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Newsroom/World View

NEWSROOM for December 11, 2000

Aired December 11, 2000 - 4:30 a.m. ET

THIS IS A RUSH TRANSCRIPT. THIS COPY MAY NOT BE IN ITS FINAL FORM AND MAY BE UPDATED.

ANNOUNCER: Seen in classrooms the world over, this is CNN NEWSROOM.

SHELLEY WALCOTT, CO-HOST: Welcome to CNN NEWSROOM. I'm Shelley Walcott.

RUDI BAKHTIAR, CO-HOST: And I'm Rudi Bakhtiar. Here's a look at what's coming up.

WALCOTT: We begin at the U.S. Supreme Court as it hears arguments regarding the U.S. race for president.

BAKHTIAR: Moving away from politics, we get fired up about the environment in today's "Daily Desk."

WALCOTT: Hold on. Things are getting shaky in "Worldview" as we learn about earthquakes.

BAKHTIAR: And we're back in the U.S. for "Chronicle." We'll travel to the state of California where a power shortage is causing problems.

WALCOTT: America's month-long presidential dispute returns to the U.S. Supreme Court today for what could be the last legal battle of election 2000. At issue is whether to hand count some 43,000 disputed ballots in Florida.

The weekend began with the Florida Supreme Court ruling in favor of new ballot hand counts. The tallying began Saturday but didn't last long. The U.S. Supreme Court stepped in and ordered the counting to stop. Now the nation's highest court will hear arguments on whether the "undervote" -- ballots that show no clear vote for president -- should be counted.

Lawyers for George W. Bush want the justices to reverse Friday's Florida Supreme Court decision and end the ballot hand counts. Al Gore's attorneys say voters have the right to have their votes counted.

The justices' 5-4 order granting Bush's request for a stay and agreeing to hear arguments stated, quote: "It suffices to say that the issuance of the stay suggests that a majority of the court, while not deciding the issues present, believes that the petitioner has a substantial probability of success." BAKHTIAR: With the ballot counting temporarily halted, the Florida recount legal marathon returns to the U.S. Supreme Court for what could be the final act in this presidential...

(BEGIN VIDEOTAPE)

CHARLES BIERBAUER, CNN SR. WASHINGTON CORRESPONDENT (voice-over): State police delivered records from the Florida Supreme Court as the U.S. Supreme Court prepared for a second look at the Florida recount.

The justices must decide if Florida's recount should be permanently halted or allowed to resume. Gov. Bush's attorneys say the Florida Supreme Court's vote counting regime "... would be conducted according to varying -- and unspecified -- standards, by officials unspecified in Florida's election law, and according to an ambiguous and apparently unknowable timetable."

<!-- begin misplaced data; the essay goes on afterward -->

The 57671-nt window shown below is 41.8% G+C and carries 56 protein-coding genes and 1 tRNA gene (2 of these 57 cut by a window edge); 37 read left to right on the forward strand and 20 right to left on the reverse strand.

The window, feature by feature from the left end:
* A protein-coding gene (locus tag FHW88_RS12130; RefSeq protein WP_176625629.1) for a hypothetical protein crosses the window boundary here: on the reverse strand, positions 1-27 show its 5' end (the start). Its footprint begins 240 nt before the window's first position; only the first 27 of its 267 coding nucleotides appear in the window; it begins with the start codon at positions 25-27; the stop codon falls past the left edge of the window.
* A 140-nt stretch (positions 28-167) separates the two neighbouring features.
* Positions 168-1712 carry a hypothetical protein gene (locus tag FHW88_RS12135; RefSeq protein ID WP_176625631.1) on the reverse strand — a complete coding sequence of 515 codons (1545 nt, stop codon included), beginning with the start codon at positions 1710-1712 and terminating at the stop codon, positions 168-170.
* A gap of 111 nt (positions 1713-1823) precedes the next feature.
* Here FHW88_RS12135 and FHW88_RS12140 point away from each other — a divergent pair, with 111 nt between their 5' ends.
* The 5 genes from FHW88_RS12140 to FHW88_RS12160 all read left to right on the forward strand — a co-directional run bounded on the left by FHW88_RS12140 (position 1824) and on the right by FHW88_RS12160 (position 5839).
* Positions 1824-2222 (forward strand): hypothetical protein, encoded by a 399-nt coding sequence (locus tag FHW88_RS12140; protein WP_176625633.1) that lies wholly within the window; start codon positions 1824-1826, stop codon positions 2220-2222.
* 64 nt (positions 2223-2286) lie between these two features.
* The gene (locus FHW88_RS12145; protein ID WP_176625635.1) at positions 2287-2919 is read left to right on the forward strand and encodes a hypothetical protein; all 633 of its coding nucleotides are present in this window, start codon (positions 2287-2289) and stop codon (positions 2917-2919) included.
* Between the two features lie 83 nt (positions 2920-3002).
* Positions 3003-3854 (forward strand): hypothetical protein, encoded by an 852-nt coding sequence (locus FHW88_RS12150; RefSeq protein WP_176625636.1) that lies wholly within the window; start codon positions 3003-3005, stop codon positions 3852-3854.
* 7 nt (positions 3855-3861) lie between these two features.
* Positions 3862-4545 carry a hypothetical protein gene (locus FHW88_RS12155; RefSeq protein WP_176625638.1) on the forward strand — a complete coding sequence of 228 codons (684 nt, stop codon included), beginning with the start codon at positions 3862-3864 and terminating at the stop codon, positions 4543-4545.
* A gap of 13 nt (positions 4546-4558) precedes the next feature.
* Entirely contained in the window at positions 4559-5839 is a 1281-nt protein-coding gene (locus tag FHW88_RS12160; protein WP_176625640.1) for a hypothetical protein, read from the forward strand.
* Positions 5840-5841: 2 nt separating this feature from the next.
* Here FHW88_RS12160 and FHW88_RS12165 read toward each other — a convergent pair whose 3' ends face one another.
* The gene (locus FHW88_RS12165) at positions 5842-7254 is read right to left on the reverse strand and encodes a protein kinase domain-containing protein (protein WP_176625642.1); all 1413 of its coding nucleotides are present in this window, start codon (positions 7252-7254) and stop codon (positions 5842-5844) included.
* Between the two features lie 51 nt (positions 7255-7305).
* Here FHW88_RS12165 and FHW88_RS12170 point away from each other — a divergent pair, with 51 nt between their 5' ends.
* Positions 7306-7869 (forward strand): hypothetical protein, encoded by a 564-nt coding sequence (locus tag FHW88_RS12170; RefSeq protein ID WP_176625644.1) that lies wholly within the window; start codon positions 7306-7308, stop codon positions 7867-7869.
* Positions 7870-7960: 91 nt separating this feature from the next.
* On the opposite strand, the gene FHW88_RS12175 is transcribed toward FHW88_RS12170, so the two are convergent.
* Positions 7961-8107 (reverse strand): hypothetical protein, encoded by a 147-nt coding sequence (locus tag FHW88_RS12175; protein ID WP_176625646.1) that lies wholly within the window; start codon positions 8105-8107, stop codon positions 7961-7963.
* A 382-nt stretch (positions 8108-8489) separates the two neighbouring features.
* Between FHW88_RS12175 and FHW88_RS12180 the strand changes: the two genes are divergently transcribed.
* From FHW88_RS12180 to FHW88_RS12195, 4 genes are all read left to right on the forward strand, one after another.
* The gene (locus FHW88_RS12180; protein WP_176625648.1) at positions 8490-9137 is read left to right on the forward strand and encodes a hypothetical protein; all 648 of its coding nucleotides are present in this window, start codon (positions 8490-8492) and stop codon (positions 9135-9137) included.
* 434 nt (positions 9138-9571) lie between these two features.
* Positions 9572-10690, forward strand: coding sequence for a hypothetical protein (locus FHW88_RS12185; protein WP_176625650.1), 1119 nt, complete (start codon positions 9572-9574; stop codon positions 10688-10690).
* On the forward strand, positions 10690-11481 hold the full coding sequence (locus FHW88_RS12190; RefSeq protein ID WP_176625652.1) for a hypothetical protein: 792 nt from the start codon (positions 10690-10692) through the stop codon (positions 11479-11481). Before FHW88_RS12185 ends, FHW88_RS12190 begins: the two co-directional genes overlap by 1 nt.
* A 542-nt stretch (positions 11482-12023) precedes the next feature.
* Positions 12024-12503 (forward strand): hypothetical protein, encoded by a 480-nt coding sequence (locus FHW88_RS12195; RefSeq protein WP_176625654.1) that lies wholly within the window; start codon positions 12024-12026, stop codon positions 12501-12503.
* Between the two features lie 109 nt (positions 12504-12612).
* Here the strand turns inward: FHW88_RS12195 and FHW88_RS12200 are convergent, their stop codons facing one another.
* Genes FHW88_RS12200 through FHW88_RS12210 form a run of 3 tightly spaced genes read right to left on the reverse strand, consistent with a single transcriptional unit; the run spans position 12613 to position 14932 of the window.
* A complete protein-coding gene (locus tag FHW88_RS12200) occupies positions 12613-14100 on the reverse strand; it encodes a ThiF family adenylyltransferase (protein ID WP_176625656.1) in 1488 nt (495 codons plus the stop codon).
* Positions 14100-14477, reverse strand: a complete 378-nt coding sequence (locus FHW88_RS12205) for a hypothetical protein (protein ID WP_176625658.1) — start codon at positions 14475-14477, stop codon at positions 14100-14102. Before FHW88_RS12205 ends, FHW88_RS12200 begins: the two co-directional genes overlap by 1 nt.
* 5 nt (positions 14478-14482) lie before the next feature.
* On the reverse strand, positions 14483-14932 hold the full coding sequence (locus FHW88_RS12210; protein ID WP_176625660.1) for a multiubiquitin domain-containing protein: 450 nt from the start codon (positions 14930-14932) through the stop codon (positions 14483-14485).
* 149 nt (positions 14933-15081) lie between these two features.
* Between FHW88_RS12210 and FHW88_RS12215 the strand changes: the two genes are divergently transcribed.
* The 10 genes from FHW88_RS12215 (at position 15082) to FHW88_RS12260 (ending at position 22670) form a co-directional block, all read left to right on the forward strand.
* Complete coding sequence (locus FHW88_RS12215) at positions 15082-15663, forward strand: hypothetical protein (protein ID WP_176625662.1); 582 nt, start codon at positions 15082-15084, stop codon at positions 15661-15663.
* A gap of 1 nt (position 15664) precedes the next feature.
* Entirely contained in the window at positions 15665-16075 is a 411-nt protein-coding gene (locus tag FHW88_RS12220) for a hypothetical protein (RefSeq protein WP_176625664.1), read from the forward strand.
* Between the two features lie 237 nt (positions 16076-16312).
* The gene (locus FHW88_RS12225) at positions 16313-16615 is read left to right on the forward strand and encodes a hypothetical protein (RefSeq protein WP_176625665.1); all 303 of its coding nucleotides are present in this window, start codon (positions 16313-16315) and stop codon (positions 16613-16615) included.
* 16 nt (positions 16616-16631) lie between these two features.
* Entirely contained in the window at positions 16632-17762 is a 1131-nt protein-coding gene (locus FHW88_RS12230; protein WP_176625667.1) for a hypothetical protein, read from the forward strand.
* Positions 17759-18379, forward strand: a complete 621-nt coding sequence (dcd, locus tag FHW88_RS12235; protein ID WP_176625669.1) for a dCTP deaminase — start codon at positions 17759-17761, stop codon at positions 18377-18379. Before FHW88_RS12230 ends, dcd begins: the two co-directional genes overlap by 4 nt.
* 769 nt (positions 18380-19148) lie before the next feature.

JAMES BAKER, OBSERVER FOR BUSH CAMPAIGN: You don't do it in effect by changing the rules after the game has been played.

BIERBAUER: Not so, Gore's attorneys contend: "The Florida court did not 'make law' or establish any new legal standards that conflict with legislative enactments."

WARREN CHRISTOPHER, OBSERVER FOR GORE CAMPAIGN: There's a long tradition in the Supreme Court of giving deference to the supreme court of the various states in interpreting state law.

BIERBAUER: Bush contends the Florida ruling violates the equal protection clause of the Constitution: "Voters who cast identical ballots in different counties will likely have their ballots counted differently." Gore counters: "The Florida Supreme Court expressly granted petitioners, (meaning Bush), the relief they sought with respect to a statewide recount."

MARTIN FLAHERTY, FORDHAM LAW SCHOOL: The court well may send the case back to the Florida Supreme Court with the direction that a recount can continue but only if there are uniform, state-wide standards.

BIERBAUER: The court was unanimous when it first told the Florida court to better explain its rulings. Saturday's 5-4 order to halt the recount showed the court divided, perhaps on ideological lines.

AKHIL AMAR, YALE LAW SCHOOL: It's very important, if they're 5- 4, that the five have very good reasons.

BIERBAUER: The justices worked through the weekend. And dozens camped out on the court's sidewalk hoping for the few public seats in the courtroom Monday. The Supreme Court is rarely thrust into a spotlight this intense.

RICHARD SEMIATIN, AMERICAN UNIVERSITY: I think that, you know, they're caught in this cauldron of political events, this tempest that we're seeing today in our political system. BIERBAUER (on camera): The justice are expected to rule quickly. Electors are supposed to be chosen by Dec. 12 in order to vote Dec. 18. But no court has ever said those dates absolutely have to be met.

Charles Bierbauer, CNN, the Supreme Court.

(END VIDEOTAPE)

WALCOTT: The United States presidential election has divided much of America. Many people just can't agree on when the election should end or who should win it. What effect will this have on the legitimacy of the next president?

Kelly Wallace takes a look.

(BEGIN VIDEOTAPE)

KELLY WALLACE, CNN CORRESPONDENT (voice-over): The U.S. Supreme Court may decide election 2000, a decision that may not be unanimous. The high court, in a 5-4 split, temporarily halted the manual recount Saturday, quite a different story from the unanimity in politically potent needle cases of the past, such as 1974 when the court ordered President Nixon to turn over secret Watergate tape recordings.

SEN. TOM HARKIN (D), IOWA: I think what the court really has to ask itself is that, does it want to go down in history as the most activist, interventionist court in a political matter?

WALLACE: But Republicans charge the high court is simply looking at this constitutional question.

SEN. KAY BAILEY HUTCHISON (R), TEXAS: ... of whether you can have an equal vote for every person in Florida if the individual canvassing boards are making different decisions...

WALLACE: Just days earlier, the Florida Supreme Court ordered the recounts of undervotes in a 4-3 decision, yet another example of a divided nation, split down the middle on Election Day and almost equally split about when the contest should end. A new "Newsweek" poll shows 51 percent of Americans favor removing all doubt, while 45 percent want the matter resolved. Both Democrats and Republicans argue the legitimacy of the election and the next president is at stake.

REP. DICK GEPHARDT (D-MO), MINORITY LEADER: The way to get to a legitimate president that's accepted by everyone is to count the votes and find out who actually won.